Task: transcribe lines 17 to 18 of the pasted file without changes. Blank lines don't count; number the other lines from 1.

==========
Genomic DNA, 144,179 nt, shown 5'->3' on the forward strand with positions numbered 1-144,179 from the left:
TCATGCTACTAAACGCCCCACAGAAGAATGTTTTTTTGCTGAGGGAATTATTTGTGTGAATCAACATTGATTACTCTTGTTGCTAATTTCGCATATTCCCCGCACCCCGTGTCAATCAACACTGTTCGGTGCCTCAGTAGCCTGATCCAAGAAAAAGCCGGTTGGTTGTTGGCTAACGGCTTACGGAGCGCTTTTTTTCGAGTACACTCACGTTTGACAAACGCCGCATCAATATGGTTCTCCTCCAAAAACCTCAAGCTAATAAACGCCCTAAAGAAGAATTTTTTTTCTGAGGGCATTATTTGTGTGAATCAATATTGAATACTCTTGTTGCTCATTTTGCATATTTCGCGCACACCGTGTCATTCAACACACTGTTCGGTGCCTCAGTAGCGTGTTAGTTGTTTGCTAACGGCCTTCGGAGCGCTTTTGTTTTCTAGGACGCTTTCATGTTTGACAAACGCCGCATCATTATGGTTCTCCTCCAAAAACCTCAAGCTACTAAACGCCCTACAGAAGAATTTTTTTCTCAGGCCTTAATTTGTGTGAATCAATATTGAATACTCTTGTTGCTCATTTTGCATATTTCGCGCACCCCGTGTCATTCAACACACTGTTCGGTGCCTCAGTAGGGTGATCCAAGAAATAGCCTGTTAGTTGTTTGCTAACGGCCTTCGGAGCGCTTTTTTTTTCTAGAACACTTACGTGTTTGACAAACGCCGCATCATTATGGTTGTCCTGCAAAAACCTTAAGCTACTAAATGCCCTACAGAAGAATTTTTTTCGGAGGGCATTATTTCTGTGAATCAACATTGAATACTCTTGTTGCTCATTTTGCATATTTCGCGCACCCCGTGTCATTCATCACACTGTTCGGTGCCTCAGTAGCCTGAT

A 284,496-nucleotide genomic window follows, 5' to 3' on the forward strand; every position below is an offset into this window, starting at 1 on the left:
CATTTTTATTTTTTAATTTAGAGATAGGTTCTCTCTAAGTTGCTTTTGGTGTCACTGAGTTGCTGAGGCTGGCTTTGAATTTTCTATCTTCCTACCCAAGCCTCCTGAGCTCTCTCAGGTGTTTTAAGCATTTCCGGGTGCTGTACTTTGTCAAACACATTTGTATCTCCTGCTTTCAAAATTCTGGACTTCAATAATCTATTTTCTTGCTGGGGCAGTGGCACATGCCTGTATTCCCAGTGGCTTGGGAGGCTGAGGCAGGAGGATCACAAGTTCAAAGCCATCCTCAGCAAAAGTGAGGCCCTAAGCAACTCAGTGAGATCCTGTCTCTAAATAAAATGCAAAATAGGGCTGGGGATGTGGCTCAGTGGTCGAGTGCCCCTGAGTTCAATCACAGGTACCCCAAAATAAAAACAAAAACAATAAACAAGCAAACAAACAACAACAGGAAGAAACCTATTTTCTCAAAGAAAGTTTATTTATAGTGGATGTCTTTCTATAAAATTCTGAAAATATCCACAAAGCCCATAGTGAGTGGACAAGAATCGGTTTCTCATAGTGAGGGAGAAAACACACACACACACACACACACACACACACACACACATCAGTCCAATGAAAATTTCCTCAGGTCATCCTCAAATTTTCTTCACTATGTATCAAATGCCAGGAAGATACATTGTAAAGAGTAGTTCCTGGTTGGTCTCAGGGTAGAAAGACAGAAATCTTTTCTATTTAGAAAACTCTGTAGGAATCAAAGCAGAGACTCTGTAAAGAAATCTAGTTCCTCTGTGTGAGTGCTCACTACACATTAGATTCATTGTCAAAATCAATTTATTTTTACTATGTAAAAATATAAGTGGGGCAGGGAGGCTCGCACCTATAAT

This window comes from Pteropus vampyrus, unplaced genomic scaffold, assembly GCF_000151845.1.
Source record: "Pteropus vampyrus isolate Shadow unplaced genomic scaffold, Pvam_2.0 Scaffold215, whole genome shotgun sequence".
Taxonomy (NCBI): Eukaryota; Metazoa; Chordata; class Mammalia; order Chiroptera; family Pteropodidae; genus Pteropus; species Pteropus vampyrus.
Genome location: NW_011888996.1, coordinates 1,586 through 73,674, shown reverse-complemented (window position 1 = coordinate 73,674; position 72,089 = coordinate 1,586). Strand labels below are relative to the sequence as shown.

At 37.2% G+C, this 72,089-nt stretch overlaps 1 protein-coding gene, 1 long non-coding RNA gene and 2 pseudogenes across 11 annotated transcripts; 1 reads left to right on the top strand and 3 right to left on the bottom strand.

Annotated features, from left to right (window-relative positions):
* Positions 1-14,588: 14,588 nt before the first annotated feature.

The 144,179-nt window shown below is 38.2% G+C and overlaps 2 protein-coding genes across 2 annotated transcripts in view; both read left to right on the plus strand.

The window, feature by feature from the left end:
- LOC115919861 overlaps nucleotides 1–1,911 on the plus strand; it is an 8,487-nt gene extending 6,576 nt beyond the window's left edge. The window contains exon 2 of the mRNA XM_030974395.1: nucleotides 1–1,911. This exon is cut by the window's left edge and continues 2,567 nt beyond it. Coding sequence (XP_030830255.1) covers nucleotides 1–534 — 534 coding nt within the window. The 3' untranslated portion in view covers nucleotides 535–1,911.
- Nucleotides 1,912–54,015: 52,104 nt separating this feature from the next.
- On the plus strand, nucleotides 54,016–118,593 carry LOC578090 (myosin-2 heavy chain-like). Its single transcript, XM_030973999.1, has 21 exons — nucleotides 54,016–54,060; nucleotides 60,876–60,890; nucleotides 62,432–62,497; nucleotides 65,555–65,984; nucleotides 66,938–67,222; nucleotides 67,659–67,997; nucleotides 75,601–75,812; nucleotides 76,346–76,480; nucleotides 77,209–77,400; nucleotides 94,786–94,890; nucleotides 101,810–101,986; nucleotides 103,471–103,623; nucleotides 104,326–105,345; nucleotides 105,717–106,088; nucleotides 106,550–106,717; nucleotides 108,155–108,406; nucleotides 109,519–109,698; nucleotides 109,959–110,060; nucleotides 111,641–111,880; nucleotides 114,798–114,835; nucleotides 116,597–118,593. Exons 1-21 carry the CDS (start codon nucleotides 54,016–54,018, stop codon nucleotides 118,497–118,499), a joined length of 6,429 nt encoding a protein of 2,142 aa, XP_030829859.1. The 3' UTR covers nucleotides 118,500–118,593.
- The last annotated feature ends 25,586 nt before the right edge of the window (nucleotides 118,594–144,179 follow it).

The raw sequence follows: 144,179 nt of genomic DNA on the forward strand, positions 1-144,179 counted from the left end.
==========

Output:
- The last annotated feature ends 25,586 nt before the right edge of the window (nucleotides 118,594–144,179 follow it).

The raw sequence follows: 144,179 nt of genomic DNA on the forward strand, positions 1-144,179 counted from the left end.